James Brewster: As a Hovering Insect Mass Breaks Your Fall
Make Mine Music

Currently abiding in Malmö, Sweden, English producer James Brewster returns with his fourth solo album, the previous three having appeared under his now-retired Mole Harness alias (he ended the project in 2008, having decided that its combination of guitar treatments and electronic processing had gone as far as it could). As a Hovering Insect Mass Breaks Your Fall is significant for not only being the first full album he's recorded since moving to Sweden in 2006 but the first issued under his given name—a move that signifies new beginnings and artistic possibilities. The recording suggests that leaving behind the Mole Harness persona has proved to be liberating for Brewster, as the new album samples a large number of stylistic options—Brewster unharnessed, one might say. As a Hovering Insect Mass Breaks Your Fall unfolds like an uninterrupted travelogue with multiple locales referenced along the way. That the journey even includes a techno-related episode, in addition to prog-like moments, chiming folk-pop melodies, ambient soundscaping, spoken word passages, and bits of shoegaze, shows just how wide-ranging the trip is. Brewster also brings into the album's fold an unusual cast of contributors, from Gravenhurst's Nick Talbot and Suzi Gage (of Bristol band You and the Atom Bomb) to Iranian puppet-artist Soodabeh Haaji and Albanian opera singer Egzona Gervalla.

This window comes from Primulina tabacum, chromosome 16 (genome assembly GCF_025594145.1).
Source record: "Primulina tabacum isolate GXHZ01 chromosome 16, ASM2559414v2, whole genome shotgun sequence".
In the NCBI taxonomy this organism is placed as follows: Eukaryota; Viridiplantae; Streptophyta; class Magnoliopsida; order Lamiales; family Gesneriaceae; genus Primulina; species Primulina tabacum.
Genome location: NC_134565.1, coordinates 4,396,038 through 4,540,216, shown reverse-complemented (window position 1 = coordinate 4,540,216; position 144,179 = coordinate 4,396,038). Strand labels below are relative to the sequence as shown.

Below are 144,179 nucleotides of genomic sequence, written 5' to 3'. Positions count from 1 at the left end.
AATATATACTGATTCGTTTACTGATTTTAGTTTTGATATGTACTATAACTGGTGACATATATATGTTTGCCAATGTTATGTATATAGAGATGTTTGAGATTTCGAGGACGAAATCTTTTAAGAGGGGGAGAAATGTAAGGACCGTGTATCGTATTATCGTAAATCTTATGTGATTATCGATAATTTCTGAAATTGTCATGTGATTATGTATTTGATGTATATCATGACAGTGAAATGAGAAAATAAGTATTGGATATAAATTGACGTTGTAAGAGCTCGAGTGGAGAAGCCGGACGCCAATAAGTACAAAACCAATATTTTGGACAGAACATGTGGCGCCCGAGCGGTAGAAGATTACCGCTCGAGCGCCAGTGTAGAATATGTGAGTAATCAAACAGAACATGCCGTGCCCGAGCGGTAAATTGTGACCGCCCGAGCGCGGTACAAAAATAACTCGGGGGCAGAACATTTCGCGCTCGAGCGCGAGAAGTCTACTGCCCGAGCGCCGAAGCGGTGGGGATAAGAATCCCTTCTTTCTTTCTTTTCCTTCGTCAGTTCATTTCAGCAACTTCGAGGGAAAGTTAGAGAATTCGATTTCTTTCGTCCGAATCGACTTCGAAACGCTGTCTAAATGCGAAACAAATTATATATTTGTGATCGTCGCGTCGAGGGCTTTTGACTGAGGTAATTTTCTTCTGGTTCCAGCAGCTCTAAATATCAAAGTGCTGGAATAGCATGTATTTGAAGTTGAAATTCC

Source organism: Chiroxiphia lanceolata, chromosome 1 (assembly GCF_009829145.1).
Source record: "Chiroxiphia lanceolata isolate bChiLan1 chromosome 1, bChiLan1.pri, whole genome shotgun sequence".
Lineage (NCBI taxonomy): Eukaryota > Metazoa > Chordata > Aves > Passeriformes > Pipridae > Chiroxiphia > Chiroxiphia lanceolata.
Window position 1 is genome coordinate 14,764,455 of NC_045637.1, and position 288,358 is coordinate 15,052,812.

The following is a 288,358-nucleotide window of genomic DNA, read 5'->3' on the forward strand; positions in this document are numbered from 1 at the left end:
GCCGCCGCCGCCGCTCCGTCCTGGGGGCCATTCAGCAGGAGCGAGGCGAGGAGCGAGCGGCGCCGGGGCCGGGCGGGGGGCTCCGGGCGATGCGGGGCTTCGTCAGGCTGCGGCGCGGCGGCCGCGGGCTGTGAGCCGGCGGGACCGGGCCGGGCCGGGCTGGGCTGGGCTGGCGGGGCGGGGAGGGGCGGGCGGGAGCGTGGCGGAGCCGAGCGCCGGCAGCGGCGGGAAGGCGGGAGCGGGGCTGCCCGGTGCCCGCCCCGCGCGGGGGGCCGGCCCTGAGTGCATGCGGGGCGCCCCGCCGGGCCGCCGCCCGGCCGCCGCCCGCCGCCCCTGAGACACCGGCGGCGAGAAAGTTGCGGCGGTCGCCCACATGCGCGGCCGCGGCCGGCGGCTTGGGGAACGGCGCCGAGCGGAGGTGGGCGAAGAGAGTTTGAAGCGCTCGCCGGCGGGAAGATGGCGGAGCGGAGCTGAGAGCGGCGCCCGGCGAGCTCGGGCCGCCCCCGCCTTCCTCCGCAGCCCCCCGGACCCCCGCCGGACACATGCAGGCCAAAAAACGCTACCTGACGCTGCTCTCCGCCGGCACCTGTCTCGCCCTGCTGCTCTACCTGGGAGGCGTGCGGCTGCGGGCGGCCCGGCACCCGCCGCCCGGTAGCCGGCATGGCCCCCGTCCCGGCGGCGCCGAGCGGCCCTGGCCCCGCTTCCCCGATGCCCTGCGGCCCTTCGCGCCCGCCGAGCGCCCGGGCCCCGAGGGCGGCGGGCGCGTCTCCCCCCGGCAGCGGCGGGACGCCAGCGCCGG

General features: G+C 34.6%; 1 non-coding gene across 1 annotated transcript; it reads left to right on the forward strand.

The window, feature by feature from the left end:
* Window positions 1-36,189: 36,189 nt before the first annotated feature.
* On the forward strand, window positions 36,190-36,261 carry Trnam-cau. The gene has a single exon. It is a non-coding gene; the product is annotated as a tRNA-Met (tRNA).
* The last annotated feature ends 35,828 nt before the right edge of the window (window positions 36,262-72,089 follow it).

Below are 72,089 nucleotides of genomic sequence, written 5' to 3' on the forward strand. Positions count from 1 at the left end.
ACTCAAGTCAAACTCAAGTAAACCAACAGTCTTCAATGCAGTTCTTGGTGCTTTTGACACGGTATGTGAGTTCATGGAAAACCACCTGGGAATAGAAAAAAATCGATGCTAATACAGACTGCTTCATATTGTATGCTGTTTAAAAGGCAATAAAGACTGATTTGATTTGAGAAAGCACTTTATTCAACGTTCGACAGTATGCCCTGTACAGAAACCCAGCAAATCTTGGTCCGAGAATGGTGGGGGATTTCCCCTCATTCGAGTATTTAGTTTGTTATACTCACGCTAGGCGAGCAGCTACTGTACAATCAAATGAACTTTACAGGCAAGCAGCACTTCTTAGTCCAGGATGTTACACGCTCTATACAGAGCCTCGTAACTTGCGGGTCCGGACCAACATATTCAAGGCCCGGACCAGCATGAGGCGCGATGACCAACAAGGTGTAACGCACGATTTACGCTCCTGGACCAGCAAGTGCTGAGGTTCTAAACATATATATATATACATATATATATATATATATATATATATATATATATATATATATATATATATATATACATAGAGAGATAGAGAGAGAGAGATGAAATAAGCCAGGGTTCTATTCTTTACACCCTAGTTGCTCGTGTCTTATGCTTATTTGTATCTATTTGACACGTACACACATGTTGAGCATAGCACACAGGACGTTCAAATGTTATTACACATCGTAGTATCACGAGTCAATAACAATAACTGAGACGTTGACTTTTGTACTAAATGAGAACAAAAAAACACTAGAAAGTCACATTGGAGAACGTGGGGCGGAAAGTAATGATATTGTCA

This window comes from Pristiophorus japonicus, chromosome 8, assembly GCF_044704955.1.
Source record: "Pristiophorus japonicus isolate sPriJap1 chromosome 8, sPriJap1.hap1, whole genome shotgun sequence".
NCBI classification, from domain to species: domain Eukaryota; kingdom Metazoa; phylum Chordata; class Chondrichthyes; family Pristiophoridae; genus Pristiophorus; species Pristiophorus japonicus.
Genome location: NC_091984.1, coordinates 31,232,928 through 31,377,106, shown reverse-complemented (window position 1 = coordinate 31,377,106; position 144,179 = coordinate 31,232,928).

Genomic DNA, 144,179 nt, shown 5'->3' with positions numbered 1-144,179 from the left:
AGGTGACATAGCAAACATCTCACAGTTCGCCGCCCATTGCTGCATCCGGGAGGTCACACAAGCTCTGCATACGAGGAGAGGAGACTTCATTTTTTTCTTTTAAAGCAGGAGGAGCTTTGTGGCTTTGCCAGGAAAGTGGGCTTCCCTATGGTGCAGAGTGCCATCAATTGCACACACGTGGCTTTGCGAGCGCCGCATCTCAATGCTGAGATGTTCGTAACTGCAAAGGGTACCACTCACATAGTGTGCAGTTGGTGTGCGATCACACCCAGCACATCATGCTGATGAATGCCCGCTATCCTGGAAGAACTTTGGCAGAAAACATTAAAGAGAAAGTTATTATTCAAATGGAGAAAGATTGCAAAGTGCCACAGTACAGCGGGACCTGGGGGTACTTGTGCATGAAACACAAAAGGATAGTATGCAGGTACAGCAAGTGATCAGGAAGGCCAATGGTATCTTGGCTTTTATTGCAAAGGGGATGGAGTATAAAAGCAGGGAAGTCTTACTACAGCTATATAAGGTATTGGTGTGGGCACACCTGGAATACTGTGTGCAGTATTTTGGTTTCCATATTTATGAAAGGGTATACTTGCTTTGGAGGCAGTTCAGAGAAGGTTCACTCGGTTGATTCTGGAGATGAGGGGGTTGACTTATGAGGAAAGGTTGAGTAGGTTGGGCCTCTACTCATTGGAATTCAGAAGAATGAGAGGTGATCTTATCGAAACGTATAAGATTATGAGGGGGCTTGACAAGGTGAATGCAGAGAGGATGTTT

At album's start, “Vel kvonen” overlays a stately keyboard episode with a vocal by Men Diamler that's so dramatic, it's reminiscent of the kind of over-the-top delivery one associates with a Rick Wakeman opus like Journey to the Center of the Earth or The Myths and Legends of King Arthur and the Knights of the Round Table. That brief opener—a prelude, really—is supplanted by “Vraikan sundan,” where interlocking bell patterns are overlaid by Gervalla's hypnotic singing. It's in this twelve-minute setting that Brewster's artistry comes fully to the fore in the track's multi-layered weave of sound elements—bells, melodica, blustery field recordings—and Gervalla's vocal patterns; multi-episodic by design, “Vraikan sundan” shape-shifts a number of times, and re-inserts as it does so Diamler's earlier vocal melody before a tinkling bells episode occurs. Brewster himself sings too during the restrained meditation “Landfall,” his appealing voice clearly unenciating the English lyrics in a style that comes across like a more plain-spoken David Sylvian. In “Crumbling Spires,” he spits out rapid-fire spoken word against a clattering percussive backdrop that slows when the vocals of fellow Englishman Daniel Goody (of Malmö band Steel Island) appear. Talbot's presence elevates “Wingbeat fission,” especially when the vocals swell into a multi-layered arrangement, before the tune unexpectedly shifts gears for a gurgling acid-techno throwdown—not the first kind of thing one would expect from Brewster—that then morphs into shoegaze pop and finally a violent insect swarm and brief spoken word passage by Haaji.

A few guitar-based moments recall Brewster's Mole Harness material but they're the exception, not the rule. As a Hovering Insect Mass Breaks Your Fall is a recording about new beginnings and as such strikingly covers an impressive amount of ground in its forty three minutes. Apparently, Brewster already is hard at work on a follow-up—Tales in Brick Dust the working title—that'll again feature collaborators plus an even wider variety of instrumentation than before. It wouldn't surprise me at all if that future release turns out to be as rewarding as the current one.

February 2011